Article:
Sec. 112.2: (a) No agreement may be entered into under this title to finance the sale of agricultural commodities to the government of any country which engages in a consistent pattern of gross violations of internationally recognized human rights, including torture or cruel, inhuman, or degrading treatment or punishment, prolonged detention without charges, or other flagrant denial of the right to life, liberty, and the security of person, unless such agreement will directly benefit the needy people in such country. An agreement will not directly benefit the needy people in the country for purposes of the preceding sentence unless either the commodities themselves or the proceeds from their sale will be used for specific projects or programs which the President determines would directly benefit the needy people of that country. The agreement shall specify how the projects or programs will be used to benefit the needy people and shall require a report to the President on such use within 6 months after the commodities are delivered to the recipient country.

(b) To assist in determining whether the requirements of subsection (a) are being met, the Committee on Agriculture, Nutrition, and Forestry of the Senate or the Committee on International Relations of the House of Representatives may require the President to submit in writing information demonstrating that an agreement will directly benefit the needy people in a country.

(c) In determining whether or not a government falls within the provisions of subsection (a), consideration shall be given to the extent of cooperation of such government in permitting an unimpeded investigation of alleged violations of internationally recognized human rights by appropriate international organizations, including the International Committee of the Red Cross, or groups or persons acting under the authority of the United Nations or of the Organization of American States.

(d) The President shall transmit to the Speaker of the House of Representatives, the President of the Senate, and the Committee on Agriculture, Nutrition, and Forestry of the Senate in the annual presentation materials on planned programing of assistance under this Act, a full and complete report regarding the steps he has taken to carry out the provisions of this section.

23 7 U.S.C. 1712. Added by section 203 of the International Development and Food Assistance Act of 1977, Public Law 95-88, 91 Stat. 545.

Sec. 113.2 In the allocation of funds made available under this title, priority shall be given to financing the sale of food and fiber commodities.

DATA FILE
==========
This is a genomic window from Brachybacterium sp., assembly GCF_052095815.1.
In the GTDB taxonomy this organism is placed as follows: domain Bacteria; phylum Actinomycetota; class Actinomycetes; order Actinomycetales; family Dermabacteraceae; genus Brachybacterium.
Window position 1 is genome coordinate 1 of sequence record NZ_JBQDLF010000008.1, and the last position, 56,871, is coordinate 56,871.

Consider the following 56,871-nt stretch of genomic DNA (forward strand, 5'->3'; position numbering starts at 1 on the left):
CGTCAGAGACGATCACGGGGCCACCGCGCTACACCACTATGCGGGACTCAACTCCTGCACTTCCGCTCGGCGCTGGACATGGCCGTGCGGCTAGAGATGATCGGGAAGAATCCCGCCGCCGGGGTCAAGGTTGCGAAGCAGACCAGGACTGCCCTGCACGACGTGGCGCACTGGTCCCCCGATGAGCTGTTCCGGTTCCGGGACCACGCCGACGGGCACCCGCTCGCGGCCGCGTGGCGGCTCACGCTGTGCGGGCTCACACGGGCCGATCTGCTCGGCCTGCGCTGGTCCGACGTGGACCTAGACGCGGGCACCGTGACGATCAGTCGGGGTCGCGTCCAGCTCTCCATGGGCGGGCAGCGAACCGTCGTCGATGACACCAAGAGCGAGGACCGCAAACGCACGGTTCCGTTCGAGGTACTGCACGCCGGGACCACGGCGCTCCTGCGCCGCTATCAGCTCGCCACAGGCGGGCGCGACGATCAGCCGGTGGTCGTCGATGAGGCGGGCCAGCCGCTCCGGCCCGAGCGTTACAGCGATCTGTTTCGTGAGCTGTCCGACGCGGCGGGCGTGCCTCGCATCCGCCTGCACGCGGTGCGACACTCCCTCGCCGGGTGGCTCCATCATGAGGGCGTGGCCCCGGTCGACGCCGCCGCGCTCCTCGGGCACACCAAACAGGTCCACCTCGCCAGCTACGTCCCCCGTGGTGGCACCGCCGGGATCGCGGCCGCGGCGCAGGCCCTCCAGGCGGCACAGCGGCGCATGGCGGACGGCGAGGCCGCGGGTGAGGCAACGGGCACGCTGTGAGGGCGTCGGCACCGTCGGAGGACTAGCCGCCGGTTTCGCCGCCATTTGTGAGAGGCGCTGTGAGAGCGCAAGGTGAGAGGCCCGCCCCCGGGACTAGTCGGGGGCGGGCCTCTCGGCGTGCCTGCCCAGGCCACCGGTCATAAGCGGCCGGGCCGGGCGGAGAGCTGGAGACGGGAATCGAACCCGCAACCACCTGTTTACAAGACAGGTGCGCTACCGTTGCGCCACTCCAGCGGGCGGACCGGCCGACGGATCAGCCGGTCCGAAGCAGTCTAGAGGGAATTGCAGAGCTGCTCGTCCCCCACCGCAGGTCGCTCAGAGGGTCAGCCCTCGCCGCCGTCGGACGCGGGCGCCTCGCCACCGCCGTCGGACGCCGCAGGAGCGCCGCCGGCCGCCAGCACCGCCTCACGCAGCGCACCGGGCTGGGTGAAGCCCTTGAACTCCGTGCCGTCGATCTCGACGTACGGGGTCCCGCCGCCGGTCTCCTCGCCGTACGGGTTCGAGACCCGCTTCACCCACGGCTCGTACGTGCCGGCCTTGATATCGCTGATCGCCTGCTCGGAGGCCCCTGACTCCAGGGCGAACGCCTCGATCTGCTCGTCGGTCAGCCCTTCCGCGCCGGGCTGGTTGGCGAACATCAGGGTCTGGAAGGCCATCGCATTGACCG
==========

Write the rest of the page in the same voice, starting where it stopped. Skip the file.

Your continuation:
Sec. 114.25 (a) The Congress declares it to be the policy of the United States to assist developing countries in the transition from food assistance recipients to economic self-sufficiency and to assist those nations which have been recipients of high protein, blended, or fortified foods under title II of this Act to continue to combat hunger and malnutrition among the lower income segments of their population, especially children, through the continued provision of these foods under this title.

(b). In implementing the policy declared in subsection (a), the President, in entering into agreements for the sale of high protein, blended, or fortified foods under this title with countries which (1) give assurance that the benefits of any waiver under this section will be passed on to the individual recipients of such foods, and (2) have a reasonable potential for transition to commercial purchasers of such foods, may make provisions for a waiver of repayment of up to that part of the product value which is attributable to the costs of processing, enrichment, or fortification.

(c). In implementing this section, due care shall be taken to minimize its impact on other commercial and concessional sales of whole grains and, where feasible, agreements under this title utilizing the authority contained in the section will provide for sales of such commodities.

Sec. 115.2 (a) No purchases of food commodities shall be financed under this title unless they are made on the basis of an invitation for bid publicly advertised in the United States and on the basis of bid offerings which shall conform to such invitation and shall be received and publicly opened in the United States. All awards in the purchase of commodities financed under this title shall be consistent with open, competitive, and responsive bid procedures, as determined by the Secretary of Agriculture. Commissions, fees, or other payments to any selling agent shall—unless waived by the Secretary-be prohibited in any purchase of food commodities financed under this title.

(b) Notwithstanding any other provision of law, any commission, fee, or other compensation of any kind paid or to be paid by any

supplier of a commodity or ocean transportation financed by the Commodity Credit Corporation under this title, to any agents, brokers, or other representatives of the importer or importing country, including a corporation owned or controlled by the importer or the government of the importing country, shall be reported to the Secretary of Agriculture by the supplier of the commodity or ocean transportation. The report shall identify the person or entity to whom the payment is made and the transaction in connection with which the payment is made. The Secretary shall maintain such information for public inspection, publish a report thereof annually, and forward a copy of the report to the Committee on Agriculture and the Committee on International

247 U.S.C. 1713. Added by section 204 of the International Development and Food Assistance Act of 1977, Public Law 95–88, 91 Stat. 648.

*7. U.S.C. 1714. Added by section 205 of the International Development and Food Assistance Act of 1977, Pubilc Law 95–88, 91 Stat. 546.

* 7 U.S.C. 1715. Added by section 1202 of the Food and Agriculture Act of 1977, Public Law 95–118, 91 Stat. 988.